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David Mack enjoys an enormous amount of popularity (with dare I say a cult following?) in the comics industry. He is best known for Kabuki, his long running series of stories about a female operative, Kabuki, who works for the Noh, an organization that polices business, politics and organized crime in Japan. There's a lot of intrigue, kicking butt and double dealing in her world and in the current series, Kabuki: The Alchemy, our heroine has left the Noh behind to try and find a new life, and the truth about her herself and her old life, while hiding out in America.

Along with the Kabuki books, David has also worked on Daredevil and did all the cover illustrations for the amazing series, Alias. (Do not confuse this with the tv show! It's about Jessica Jones, formerly a superhero who had a horrific run-in with one of the bad guys and left the cape world behind to become a private detective. It's not about super powers at all and it was so deeply and thoughtfully written by Brian Michael Bendis that I was blown away by each and every issue. So of course it got canceled. (Of course!) Seek out the trade collections on this one; you won't be disappointed.) For a full list of all the many many titles David has worked out, check out his amazing site, David Mack Guide.


In Issue #3 of Kabuki: The Alchemy, David included the entire text of a children's book, The Shy Creatures, that Kabuki recalls from her childhood. That book was released this Fall and is a charming story about a little girl who is dreadfully shy but hopes one day to help all the mythological and legendary creatures of the world when they get in trouble and need a friend. I reviewed it last month and just loved it. It's both sweet and funny and with all the creatures involved will appeal equally to boys and girls. I'm concerned though that even though David is well known in the comics world, that librarians and booksellers might not know him and thus might pass The Shy Creatures by. I very much wanted to include him in the WBBT so I could help spread the word about his latest endeavor and also find out just how he went about working his picture book into Kabuki. Here's what he had to say on all that, plus Alice in Wonderland, drawing in comics versus picture books and how he came to include the Pushmi-pullyu and Cyclops in the same story:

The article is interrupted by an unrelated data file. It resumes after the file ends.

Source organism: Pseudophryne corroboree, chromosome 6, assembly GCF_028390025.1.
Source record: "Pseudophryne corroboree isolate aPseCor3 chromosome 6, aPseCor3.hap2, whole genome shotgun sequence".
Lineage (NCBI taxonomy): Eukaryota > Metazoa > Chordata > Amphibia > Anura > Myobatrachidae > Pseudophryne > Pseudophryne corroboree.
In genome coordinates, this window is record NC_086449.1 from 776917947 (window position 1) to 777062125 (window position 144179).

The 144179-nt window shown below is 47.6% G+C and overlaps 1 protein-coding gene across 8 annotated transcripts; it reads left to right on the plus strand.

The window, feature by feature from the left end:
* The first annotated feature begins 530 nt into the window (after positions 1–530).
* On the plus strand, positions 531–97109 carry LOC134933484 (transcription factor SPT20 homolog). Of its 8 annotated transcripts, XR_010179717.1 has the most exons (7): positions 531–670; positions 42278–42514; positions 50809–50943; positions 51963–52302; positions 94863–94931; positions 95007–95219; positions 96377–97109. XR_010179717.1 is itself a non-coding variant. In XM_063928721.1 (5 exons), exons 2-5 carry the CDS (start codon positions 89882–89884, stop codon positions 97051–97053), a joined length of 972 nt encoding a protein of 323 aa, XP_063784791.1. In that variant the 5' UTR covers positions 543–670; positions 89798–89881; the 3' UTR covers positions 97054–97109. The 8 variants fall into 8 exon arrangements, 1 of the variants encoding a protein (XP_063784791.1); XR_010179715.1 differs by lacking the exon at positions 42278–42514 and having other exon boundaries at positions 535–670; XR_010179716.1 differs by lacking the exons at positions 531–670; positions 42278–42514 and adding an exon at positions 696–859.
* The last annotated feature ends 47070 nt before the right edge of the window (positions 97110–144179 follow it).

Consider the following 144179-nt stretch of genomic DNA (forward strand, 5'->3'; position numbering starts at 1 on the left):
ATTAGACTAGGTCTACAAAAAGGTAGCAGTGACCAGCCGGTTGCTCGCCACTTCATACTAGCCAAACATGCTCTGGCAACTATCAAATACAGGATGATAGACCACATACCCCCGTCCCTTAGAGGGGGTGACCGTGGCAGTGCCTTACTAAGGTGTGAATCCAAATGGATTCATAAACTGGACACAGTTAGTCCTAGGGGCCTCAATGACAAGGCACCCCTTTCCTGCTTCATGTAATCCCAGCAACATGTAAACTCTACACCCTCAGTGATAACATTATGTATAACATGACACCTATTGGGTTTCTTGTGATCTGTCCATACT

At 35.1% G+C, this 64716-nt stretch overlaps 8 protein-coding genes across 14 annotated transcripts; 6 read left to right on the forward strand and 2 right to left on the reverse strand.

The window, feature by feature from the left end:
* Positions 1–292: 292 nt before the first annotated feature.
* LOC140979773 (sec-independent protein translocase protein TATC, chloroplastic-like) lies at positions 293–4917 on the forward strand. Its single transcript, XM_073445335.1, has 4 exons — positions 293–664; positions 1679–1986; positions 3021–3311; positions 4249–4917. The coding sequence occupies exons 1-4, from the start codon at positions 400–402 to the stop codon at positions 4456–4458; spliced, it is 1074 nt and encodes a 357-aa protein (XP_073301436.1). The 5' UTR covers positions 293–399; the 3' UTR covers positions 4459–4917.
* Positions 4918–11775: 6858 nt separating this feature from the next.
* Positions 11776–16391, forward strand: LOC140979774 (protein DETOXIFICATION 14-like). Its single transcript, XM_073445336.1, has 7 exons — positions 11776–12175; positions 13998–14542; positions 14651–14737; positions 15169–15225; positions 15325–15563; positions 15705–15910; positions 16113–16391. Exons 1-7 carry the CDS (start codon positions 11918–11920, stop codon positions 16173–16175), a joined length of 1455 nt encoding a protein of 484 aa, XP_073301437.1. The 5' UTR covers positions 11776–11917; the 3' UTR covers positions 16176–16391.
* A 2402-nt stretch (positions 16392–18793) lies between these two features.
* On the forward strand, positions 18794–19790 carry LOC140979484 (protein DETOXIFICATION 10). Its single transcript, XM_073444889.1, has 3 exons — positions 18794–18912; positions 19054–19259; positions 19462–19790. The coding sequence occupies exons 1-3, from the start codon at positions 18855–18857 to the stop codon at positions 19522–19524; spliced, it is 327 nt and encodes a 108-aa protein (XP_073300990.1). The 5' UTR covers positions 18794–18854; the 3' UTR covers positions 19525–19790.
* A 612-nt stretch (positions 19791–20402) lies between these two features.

Thank you so much for participating in the Winter Blog Blast Tour. I have been a reader of the Kabuki series for years, and am also a fan of your work on Daredevil and the late lamented Alias (still one of my all time favorite characters and she doesn't get nearly enough coverage in New Avengers!). I'm very much looking forward to learning more about how you came to write your new picture book after so much work in the comics field.

I wondered if you could explain what came first, The Shy Creatures or the inclusion of a picture book in the Kabuki storyline.


The inclusion of picture books in the Kabuki storyline came first. The Kabuki volumes have always had children's literature as a theme that runs through them. The first volume is a retelling of Lewis Carroll's Alice in Wonderland and Through the Looking Glass. Each of the characters in the story matches to a character in Carroll's world and each corresponds to a piece on the chess board.

I had created another picture book that became a book within the story as well called My Invisible Friend. The Shy Creatures continued with these themes. The book within a book motif gives me a way to show a whimsical kid's perspective of how to read the surface
themes of the story.

Did you know that you were going to integrate a book into the much larger Kabuki story or did it evolve as you were already writing the picture book that you wanted to include it in Kabuki?

I planned for the current Kabuki story to include children's books inside it; inside the context of the story. I wrote The Shy Creatures as a part of the script. I wrote it when I wrote the current KABUKI: The Alchemy storyline. I just wrote it as a piece of the 3rd chapter of the larger story. But once I wrote it, I realized that it could stand on its own as well as a real life artifact of the story.

I thought it was interesting that you included all of The Shy Creatures in issue #3. Were you worried that your adult readership might not enjoy that - or did its relevance to Kabuki's new path dovetail perfectly with the story you wanted to write?


I never worried that the adult readership would not enjoy it. Adults read kids' books too and appreciate them if they are done well. The trick was to tell it well. And to make it work on its own, and in the context of the larger story.